Children of poverty are more difficult to teach due to the culture from which they come. No one has taken the time to read to them and develop a facility with language, so they have trouble reading. No one has taken the time to teach them how they should behave, so discipline problems are more common. No one has given them a goal to try to reach, so there is little motivation. Add gangs and their influence, the pervasiveness of drugs and the drug culture, and don't forget the "easy" money to be made in drug dealing, requiring no education. There is the welfare culture of dependence on government for living, along with the breakdown in family structure that welfare dependence implies.
Now, since children of poverty are difficult to teach, the best teachers are likely to transfer to suburban schools as soon as they possibly can in order to get out of a failing school and concentrate on teaching, rather than discipline.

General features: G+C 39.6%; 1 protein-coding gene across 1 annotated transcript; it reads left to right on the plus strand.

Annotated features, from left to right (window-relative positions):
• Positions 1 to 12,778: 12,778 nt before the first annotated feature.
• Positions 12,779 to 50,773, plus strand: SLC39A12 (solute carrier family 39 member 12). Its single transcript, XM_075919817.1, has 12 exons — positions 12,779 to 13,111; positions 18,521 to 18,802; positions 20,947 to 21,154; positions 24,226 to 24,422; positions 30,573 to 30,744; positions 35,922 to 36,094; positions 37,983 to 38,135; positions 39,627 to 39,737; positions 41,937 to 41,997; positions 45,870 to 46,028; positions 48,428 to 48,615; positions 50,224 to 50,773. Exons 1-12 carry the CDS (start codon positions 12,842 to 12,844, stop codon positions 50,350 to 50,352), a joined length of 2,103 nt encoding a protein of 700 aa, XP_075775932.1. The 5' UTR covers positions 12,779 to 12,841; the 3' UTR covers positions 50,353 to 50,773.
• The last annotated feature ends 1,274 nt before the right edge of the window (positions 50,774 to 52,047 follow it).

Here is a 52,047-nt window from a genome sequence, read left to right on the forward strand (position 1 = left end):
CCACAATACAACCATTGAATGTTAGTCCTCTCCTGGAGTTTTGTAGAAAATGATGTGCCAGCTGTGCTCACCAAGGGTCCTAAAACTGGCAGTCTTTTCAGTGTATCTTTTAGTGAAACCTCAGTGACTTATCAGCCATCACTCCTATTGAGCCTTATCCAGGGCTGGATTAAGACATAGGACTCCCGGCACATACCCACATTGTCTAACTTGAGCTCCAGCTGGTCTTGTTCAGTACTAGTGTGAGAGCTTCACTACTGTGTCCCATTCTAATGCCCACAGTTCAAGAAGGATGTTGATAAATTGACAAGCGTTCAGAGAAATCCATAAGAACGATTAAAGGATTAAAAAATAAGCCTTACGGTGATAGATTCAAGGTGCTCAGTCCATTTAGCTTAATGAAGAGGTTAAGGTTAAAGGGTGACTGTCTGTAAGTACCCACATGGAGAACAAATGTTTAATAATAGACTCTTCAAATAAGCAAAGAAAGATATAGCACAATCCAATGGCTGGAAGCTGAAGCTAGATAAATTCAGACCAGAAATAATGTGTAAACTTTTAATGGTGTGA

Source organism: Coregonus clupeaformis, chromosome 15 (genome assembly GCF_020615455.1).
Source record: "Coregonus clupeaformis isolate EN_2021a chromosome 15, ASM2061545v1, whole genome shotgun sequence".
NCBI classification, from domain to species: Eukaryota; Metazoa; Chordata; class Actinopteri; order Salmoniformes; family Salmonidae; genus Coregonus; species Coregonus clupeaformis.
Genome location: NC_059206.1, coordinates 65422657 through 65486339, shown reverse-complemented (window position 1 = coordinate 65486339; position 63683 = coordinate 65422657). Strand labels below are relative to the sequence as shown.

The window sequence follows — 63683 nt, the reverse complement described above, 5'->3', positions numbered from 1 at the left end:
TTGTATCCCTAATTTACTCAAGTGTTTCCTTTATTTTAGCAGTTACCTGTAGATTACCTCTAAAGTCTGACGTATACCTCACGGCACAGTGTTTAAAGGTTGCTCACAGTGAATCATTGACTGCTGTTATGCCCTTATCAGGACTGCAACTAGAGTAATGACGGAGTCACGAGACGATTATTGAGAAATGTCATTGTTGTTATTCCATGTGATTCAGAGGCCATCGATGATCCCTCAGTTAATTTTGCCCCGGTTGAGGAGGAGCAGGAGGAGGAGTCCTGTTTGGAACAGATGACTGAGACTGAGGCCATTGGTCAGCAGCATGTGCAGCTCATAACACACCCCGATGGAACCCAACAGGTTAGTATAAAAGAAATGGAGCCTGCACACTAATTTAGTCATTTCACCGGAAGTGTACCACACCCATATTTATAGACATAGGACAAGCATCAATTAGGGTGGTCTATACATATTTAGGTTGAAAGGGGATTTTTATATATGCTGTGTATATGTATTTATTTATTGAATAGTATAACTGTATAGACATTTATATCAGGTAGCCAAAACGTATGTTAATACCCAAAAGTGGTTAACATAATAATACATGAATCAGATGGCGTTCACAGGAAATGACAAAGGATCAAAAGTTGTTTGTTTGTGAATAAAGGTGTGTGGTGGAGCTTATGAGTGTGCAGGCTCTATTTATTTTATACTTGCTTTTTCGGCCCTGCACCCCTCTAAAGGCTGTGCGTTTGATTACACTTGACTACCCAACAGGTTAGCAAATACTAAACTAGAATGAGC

Since school administrators are more likely to want to work in a school where success is more easily achieved, the schools serving children of poverty are less likely to be well run. Poorly run schools present a huge challenge for teachers, even when they are the most highly competent and motivated people possible.
And, there are a few heroes who work in schools of poverty for the satisfaction of being able to save a few of their students. They are often vilified for getting crosswise with administration and parents, of course, which thins out their ranks even further.
Then, there is the lack of local control. Children of poverty tend not to do well on tests, even when they have mastered the skills involved. Low test scores bring more control from the state and federal authorities, who have no clue what really needs to be done to improve the situation.
So, there really is no simple reason why the poor do badly in school, nor is there a simple solution to the problem.